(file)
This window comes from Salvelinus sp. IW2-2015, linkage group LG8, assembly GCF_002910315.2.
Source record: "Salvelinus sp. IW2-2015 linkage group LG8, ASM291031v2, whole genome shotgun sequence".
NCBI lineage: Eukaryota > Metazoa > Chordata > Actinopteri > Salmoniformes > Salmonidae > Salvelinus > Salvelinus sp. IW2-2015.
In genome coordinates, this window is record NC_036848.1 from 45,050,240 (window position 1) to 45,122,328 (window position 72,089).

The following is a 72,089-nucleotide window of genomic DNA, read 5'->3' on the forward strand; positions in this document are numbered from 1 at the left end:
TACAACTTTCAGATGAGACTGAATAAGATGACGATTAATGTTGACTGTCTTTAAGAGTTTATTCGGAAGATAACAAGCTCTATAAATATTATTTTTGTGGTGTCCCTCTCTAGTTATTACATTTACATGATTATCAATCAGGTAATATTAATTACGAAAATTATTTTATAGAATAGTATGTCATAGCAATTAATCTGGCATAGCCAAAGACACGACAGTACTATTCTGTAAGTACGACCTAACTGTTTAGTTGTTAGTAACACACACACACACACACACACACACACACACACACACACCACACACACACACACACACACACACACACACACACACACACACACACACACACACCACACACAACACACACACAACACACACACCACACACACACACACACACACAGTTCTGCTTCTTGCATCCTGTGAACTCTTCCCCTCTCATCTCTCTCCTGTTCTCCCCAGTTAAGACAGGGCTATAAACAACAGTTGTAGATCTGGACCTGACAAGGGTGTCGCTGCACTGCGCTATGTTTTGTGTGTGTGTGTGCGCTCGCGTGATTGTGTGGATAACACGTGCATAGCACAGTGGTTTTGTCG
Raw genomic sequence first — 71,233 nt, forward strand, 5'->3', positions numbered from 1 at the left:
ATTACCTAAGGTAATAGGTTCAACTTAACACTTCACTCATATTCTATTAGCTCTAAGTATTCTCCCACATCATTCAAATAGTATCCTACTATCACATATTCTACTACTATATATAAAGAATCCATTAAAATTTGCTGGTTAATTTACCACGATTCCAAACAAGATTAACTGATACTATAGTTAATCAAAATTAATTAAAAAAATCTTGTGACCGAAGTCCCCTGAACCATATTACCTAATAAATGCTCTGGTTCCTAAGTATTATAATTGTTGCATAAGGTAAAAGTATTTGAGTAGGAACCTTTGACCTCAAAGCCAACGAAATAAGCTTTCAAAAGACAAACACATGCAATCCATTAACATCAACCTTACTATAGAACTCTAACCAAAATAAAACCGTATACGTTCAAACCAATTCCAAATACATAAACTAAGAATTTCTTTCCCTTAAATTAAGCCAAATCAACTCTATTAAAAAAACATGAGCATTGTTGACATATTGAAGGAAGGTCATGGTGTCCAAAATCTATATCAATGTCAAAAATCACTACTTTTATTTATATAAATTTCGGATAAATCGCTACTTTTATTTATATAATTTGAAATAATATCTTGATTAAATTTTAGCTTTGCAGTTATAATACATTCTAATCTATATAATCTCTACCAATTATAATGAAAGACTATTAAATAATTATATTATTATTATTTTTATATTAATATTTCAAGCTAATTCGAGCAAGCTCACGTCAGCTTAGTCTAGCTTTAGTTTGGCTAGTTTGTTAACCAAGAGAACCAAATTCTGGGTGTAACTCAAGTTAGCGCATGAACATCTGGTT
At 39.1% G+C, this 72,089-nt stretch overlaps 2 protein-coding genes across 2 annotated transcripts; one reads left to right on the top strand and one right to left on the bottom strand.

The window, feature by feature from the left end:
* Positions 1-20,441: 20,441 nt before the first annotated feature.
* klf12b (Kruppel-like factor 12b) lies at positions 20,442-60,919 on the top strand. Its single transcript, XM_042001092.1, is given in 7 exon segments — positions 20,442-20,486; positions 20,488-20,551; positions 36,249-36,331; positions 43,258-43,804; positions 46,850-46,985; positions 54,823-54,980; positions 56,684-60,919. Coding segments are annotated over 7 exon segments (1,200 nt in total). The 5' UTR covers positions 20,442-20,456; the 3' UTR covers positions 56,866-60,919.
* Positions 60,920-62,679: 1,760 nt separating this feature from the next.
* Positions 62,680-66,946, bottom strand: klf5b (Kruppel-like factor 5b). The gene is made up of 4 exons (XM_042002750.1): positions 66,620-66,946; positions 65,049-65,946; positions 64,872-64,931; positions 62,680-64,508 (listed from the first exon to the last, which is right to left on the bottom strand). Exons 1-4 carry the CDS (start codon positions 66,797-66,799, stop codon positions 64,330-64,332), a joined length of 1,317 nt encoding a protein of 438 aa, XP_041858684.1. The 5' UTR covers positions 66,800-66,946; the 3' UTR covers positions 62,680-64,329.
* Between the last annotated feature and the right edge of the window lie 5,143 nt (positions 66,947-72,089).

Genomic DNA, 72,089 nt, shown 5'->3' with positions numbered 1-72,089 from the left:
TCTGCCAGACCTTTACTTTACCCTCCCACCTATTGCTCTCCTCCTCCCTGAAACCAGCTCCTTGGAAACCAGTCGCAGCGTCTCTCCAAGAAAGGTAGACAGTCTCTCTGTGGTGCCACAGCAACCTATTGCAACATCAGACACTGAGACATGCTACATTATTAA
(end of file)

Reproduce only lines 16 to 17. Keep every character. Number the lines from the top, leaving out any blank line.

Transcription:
Genomic DNA, 72,089 nt, shown 5'->3' with positions numbered 1-72,089 from the left:
TCTGCCAGACCTTTACTTTACCCTCCCACCTATTGCTCTCCTCCTCCCTGAAACCAGCTCCTTGGAAACCAGTCGCAGCGTCTCTCCAAGAAAGGTAGACAGTCTCTCTGTGGTGCCACAGCAACCTATTGCAACATCAGACACTGAGACATGCTACATTATTAA